In this post, I'm going to quickly review the best cold weather clothing tips for extreme weather, adapted from the Field Manual for the U.S. Antarctic Program. Then we'll get into some of our favorite gear for general cold weather wear. Finally, I'll wrap up with a Fortress Clothing review. Look things through, and decide which clothes are a worthwhile investment for your cold weather safety and comfort.
How to Dress for Cold Weather
In general, the rule of thumb for living in a cold environment is to get lots of insulation between you and the environment, and to remove that insulation layer by layer when you get warmer. You need a clothing system that allows you to shed layers quickly and easily before you get damp from perspiration. Several thinner garments will serve this purpose better than one bulky overcoat.
The 4 Layers of Extreme Cold Weather Clothing (ECW)
1. Long Underwear
Your first layer should be your long underwear. It should fit snugly against your skin and be made of a nonabsorbent material. This layer works by wicking away water and keeping your skin dry.
Synthetic fabrics such as polypropylene work the best, whereas wool and silk are the best natural fibers. Cotton is a poor choice because it absorbs water and holds the water next to your skin where it will cool you off. Personal note – I have thick calves and broad shoulders, so I usually buy men's long underwear, as the women's tends to be cut skimpy.
Some long underwear options:
2. Mid Layers
The next layers are important because they serve to absorb the moisture out of your long underwear and transport it to the environment through evaporation.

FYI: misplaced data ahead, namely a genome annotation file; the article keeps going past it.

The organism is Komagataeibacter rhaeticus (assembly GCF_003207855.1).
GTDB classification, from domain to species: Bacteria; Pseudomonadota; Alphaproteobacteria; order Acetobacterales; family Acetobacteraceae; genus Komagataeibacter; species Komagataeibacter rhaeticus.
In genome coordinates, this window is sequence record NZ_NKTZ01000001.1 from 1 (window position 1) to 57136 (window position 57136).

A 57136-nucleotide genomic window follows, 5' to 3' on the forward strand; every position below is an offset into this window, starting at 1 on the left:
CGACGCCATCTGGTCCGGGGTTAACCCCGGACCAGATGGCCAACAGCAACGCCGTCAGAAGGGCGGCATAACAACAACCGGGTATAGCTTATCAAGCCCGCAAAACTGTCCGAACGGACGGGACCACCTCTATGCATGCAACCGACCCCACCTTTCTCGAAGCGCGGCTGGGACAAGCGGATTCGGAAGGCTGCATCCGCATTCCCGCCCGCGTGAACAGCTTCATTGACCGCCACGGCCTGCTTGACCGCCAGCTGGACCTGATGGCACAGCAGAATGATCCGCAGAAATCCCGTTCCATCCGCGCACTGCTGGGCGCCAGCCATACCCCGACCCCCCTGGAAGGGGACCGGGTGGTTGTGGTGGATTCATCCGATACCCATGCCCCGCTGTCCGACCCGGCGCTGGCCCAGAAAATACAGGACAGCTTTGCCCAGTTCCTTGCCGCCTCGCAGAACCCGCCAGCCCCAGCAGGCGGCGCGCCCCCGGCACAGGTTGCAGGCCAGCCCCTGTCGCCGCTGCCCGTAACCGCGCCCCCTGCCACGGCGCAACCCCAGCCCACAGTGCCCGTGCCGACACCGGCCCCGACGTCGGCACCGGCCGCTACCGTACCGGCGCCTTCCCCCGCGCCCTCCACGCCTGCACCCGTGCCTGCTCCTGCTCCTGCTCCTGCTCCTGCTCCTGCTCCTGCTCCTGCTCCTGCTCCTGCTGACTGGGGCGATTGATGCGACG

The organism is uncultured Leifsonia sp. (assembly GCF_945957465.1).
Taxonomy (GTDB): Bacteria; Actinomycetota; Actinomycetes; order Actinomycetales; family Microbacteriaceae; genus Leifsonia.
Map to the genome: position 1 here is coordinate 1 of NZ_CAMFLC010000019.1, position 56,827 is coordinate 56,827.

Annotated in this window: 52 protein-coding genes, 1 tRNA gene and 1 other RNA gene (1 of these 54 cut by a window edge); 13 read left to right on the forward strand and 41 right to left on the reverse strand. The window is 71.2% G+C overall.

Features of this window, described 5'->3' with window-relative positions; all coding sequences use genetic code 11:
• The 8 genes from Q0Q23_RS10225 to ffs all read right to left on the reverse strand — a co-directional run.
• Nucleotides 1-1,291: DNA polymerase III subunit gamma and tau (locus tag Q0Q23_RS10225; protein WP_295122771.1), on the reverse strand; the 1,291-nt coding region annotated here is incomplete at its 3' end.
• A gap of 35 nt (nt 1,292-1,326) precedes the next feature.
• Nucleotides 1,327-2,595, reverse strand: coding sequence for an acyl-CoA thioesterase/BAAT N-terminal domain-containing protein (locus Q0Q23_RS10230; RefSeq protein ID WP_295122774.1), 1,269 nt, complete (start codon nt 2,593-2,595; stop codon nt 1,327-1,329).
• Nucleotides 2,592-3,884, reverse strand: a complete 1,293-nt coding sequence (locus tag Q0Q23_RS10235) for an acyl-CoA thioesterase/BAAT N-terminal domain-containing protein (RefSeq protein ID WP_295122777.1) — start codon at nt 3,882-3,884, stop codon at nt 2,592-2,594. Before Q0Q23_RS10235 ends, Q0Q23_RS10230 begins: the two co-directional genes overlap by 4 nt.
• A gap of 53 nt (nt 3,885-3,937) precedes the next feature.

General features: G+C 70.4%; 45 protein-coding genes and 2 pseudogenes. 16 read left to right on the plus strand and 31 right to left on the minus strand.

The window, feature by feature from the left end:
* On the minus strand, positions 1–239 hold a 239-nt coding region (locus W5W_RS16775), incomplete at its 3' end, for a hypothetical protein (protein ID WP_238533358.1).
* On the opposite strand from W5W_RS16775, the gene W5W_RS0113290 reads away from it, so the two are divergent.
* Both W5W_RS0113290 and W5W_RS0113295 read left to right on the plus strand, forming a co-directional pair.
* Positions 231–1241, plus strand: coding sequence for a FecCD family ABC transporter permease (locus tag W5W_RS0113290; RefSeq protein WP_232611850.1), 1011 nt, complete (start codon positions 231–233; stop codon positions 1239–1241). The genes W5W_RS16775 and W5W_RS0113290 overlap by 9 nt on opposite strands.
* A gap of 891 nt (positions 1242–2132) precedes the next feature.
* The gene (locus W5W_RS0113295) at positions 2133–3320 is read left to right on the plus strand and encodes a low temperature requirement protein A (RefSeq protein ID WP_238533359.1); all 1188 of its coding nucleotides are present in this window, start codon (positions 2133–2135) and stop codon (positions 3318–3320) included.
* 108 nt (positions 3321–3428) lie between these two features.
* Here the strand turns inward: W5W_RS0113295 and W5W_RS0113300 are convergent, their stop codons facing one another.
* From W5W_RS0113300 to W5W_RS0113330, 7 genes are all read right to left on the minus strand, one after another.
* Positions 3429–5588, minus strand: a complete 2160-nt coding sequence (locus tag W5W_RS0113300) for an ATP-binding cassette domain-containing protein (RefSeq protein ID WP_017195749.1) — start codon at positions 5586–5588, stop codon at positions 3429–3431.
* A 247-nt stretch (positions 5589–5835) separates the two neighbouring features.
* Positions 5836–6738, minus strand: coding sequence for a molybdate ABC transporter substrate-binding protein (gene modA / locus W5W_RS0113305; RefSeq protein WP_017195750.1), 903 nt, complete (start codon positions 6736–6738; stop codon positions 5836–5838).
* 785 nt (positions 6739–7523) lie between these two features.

Once again, synthetics are best here, but wool is a good substitute. Shirts, sweaters, and trousers are what you will likely be wearing when you are active. Pay close attention to the fit, as the mid layers work by trapping air and preventing it from circulating and carrying away your body heat.
Some mid layer options include:
3. Insulation Layer
Thickness is warmth. For sedentary activities or extremely cold conditions, an outer garment with several inches of loft is recommended. Down, Polarguard, Holofill, Thinsulate, and Primaloft are the types of insulation that the USAP uses in the ECW gear.
Some Down Coat Options:
For personnel working in the Peninsula area it is important to understand that down loses most of its loft when wet and takes a long time to dry, so you must be careful to avoid getting down garments wet. Synthetic insulation is a better choice for working in potentially wet conditions.
Some synthetic options:
4. Shell Layer
The most important part of your layering system, and the most used besides your long underwear, is your windshell. Studies conducted by Recreational Equipment Co-Op show that in still air, windshells worn over any garment can add up to 25°F of warmth. In windy conditions, windshells can increase warmth by 50°F or more.
Personnel working in the McMurdo system are issued a windshell that is windproof but not waterproof. Because of the dry climate, the non-waterproof fabrics are superior because they allow your perspiration to escape more easily. Personnel working in the Peninsula area are issued a waterproof/breathable windshell because of the potentially wet conditions encountered there.
Some windshell options:
Conditions in Antarctica are frequently extreme. Remember that you need to pay particular attention to protect your head, neck, and extremities with layers comparable to your other clothing. If you be doing work that requires much use of your hands, consider requesting chemical heat packs for inside your gloves For work that must be done without heavy gloves or mittens (for dexterity), use polypro glove liners.
Cold Weather Pants
For working outside in cold conditions, flannel lined jeans are a great option by themselves, or in combination with other layers for extreme cold. My sons and husband are the same size, so sometimes my husband finds his lined jeans missing from the closet. (Might be time to get the boys their own pairs for Christmas…)
Some lined jean options include:
No More Cold Feet